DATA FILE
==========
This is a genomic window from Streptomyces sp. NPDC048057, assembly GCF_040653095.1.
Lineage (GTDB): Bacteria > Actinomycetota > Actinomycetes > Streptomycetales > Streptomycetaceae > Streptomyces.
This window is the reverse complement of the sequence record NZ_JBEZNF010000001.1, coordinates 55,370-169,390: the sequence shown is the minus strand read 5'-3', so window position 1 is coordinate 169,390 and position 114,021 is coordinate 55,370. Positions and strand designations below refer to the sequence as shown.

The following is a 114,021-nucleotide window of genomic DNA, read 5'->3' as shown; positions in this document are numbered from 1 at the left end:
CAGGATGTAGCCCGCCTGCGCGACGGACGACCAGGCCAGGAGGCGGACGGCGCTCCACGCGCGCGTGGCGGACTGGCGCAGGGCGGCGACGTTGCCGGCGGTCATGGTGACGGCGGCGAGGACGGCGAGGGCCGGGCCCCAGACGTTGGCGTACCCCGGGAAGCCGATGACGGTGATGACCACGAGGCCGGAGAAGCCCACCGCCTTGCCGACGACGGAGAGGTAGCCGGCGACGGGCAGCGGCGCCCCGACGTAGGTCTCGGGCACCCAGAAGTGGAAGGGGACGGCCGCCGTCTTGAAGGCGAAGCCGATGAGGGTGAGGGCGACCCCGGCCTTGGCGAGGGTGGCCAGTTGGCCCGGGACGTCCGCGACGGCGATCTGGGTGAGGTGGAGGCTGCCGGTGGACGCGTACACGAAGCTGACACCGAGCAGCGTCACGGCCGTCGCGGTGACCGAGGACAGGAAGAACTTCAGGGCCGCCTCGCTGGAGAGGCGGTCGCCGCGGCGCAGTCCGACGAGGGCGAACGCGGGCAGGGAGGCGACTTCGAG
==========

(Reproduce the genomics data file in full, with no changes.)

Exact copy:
This is a genomic window from Streptomyces sp. NPDC048057, assembly GCF_040653095.1.
Lineage (GTDB): Bacteria > Actinomycetota > Actinomycetes > Streptomycetales > Streptomycetaceae > Streptomyces.
This window is the reverse complement of the sequence record NZ_JBEZNF010000001.1, coordinates 55,370-169,390: the sequence shown is the minus strand read 5'-3', so window position 1 is coordinate 169,390 and position 114,021 is coordinate 55,370. Positions and strand designations below refer to the sequence as shown.

The following is a 114,021-nucleotide window of genomic DNA, read 5'->3' as shown; positions in this document are numbered from 1 at the left end:
CAGGATGTAGCCCGCCTGCGCGACGGACGACCAGGCCAGGAGGCGGACGGCGCTCCACGCGCGCGTGGCGGACTGGCGCAGGGCGGCGACGTTGCCGGCGGTCATGGTGACGGCGGCGAGGACGGCGAGGGCCGGGCCCCAGACGTTGGCGTACCCCGGGAAGCCGATGACGGTGATGACCACGAGGCCGGAGAAGCCCACCGCCTTGCCGACGACGGAGAGGTAGCCGGCGACGGGCAGCGGCGCCCCGACGTAGGTCTCGGGCACCCAGAAGTGGAAGGGGACGGCCGCCGTCTTGAAGGCGAAGCCGATGAGGGTGAGGGCGACCCCGGCCTTGGCGAGGGTGGCCAGTTGGCCCGGGACGTCCGCGACGGCGATCTGGGTGAGGTGGAGGCTGCCGGTGGACGCGTACACGAAGCTGACACCGAGCAGCGTCACGGCCGTCGCGGTGACCGAGGACAGGAAGAACTTCAGGGCCGCCTCGCTGGAGAGGCGGTCGCCGCGGCGCAGTCCGACGAGGGCGAACGCGGGCAGGGAGGCGACTTCGAG